Mason Area Chamber of Commerce Awards honor those making a difference

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By Andrea Raby
Mason Times staff writer

MASON—The Mason Area Chamber of Commerce held its annual awards banquet on Feb. 13 to honor the people, businesses and groups that are making a difference in Mason.

The banquet was held at the Eldorado Golf Course Banquet Center. Chamber of Commerce Executive Director Doug Klein said these awards recognize the people that go above and beyond to help the community.

State Senator Joe Hune, Citizen of the Year Jenny Bond, and State Representative Tom Cochran. Photo courtesy of Doug Klein.

State Senator Joe Hune, Citizen of the Year Jenny Bond, and State Representative Tom Cochran. Photo courtesy of Doug Klein.

“(The award winners) are setting an example for the people that are less inclined to give back,” Klein said. “There’s always a way to give back to the community, whether it’s through church or school. These are people that have found more than one place to help out and it’s a good example for others.”

The chamber has been recognizing those that help the community for 25 years. Klein said they have been doing the annual dinner since the first Citizen of the Year award was given out in 1987. Then in 1996, the Excellence in Education, Excellence in Business and the President’s awards were added. Special Recognition awards for organizations and individuals were added in 2002.

In fact, this year Klein received the Special Recognition award for an individual. Klein said he was nominated because last year he stepped down as the paid executive director to help reduce the Chamber’s finances. Since then, he has returned to the paid position but is working fewer hours.

Other recipients include Dart Container Company for Excellence in Business. Through the acquisition of Solo Cups Co., hundreds of new jobs will be coming to the Mason area.

Melissa Netzel of Alaiedon Elementary School was selected for the Excellence in Education award. Netzel said her principal and superintendent nominated her and she was completely surprised to learn she was receiving the award.

“I don’t think I’ve done beyond what any of my other colleagues have done. I work in a great place where we lift each other up.” Netzel said. “I think I have just been open and willing to take on challenges and opportunities that presented themselves.”

Netzel said the best thing about teaching is being present when something clicks for a child.

“I love watching their faces when something’s been so hard for so long, and now it’s easy,” Netzel said. “It’s the tiniest thing like watching reading click, that’s what makes it worth it.”

The 2012 MACC Golf Classic Committee was selected for the President’s award. The committee doubled the number of golfers at the event and raised enough money for two MACC Aggie Corner Scholarships for Community Volunteerism to be given to Mason High School graduating seniors in May 2013.

The Special Recognition award for an organization went to the Experimental Aircraft Association Chapter 55. The award was given in appreciation for all the group does for the community, including putting on Mason Aviation day and funding the Newberry Aviation Scholarship.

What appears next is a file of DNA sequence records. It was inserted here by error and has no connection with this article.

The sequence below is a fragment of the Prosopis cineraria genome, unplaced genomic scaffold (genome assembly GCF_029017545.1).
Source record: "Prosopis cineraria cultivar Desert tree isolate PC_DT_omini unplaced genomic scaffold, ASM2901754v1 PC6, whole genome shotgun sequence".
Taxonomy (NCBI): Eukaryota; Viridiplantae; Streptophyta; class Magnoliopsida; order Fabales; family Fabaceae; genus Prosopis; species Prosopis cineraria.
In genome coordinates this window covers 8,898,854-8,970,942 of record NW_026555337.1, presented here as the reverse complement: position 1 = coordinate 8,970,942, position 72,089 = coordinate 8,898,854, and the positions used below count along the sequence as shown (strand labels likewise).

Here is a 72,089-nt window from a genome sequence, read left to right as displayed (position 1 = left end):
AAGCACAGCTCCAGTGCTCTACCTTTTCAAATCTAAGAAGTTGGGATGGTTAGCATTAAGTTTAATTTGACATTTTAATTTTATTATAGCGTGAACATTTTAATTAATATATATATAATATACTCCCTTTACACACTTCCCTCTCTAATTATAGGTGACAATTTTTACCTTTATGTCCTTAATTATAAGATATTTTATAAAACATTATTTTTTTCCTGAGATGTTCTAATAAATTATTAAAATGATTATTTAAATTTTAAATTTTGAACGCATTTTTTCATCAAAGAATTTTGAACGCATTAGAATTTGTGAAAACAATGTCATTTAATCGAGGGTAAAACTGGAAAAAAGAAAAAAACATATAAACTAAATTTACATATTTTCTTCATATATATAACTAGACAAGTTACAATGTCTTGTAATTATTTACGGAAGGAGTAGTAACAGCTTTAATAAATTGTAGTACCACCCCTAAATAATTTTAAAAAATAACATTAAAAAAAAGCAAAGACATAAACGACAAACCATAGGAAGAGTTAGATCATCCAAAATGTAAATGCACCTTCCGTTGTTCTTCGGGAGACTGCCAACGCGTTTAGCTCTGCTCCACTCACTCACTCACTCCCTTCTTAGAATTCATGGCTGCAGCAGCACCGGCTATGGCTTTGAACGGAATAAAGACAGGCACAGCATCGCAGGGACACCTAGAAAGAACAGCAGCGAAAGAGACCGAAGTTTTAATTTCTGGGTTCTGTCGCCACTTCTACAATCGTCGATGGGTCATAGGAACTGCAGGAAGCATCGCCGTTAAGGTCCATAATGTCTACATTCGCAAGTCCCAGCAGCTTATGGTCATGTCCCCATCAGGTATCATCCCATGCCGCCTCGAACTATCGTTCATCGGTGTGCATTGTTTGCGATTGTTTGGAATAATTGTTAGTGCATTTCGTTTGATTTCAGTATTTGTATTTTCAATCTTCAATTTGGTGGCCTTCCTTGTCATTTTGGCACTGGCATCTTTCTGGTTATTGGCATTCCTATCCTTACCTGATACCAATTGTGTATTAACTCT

The biggest award of the night, Citizen of the Year, went to longtime Mason resident and former MSU professor Jenny Bond.

Bond has lived in Mason for 37 years while working as a professor of food, human nutrition and international studies. She said she got involved volunteering through the Mason Rotary Club. She joined this group instead of the East Lansing rotary because she wanted to create ties in the Mason community.

“I’ve done a lot of projects through the rotary, the Mason College Club and the First Presbyterian Church. It was through the church that I got involved with the CROP hunger walk,” Bond said.

The CROP is an annual event that’s held throughout the country to help combat hunger around the world. The First Presbyterian Church puts on this community wide effort each year. For the past three years, Bond has been gathering more funds for the CROP walk than any other individual in Mason. However, she said that she doesn’t raise money for any type of recognition; she said she does it for the joy of it.

“I enjoy volunteering because I know some of the efforts are going to where things are needed,” Bond said. “I feel very blessed in my life to wake up in a safe place, be able to take a warm shower, know that I’m not going to be attacked, and I have something to look forward to each day.”

Bond said some of her favorite events are ones that help kids, such as sponsoring scholarships that help students go to college.

Klein said that if people have the means to give back, they should. The people, organizations and businesses that received MACC awards are using their means to better the Mason community.

Bond may have summed it up best: “I am so blessed, and I believe that when much is given, much is expected.”

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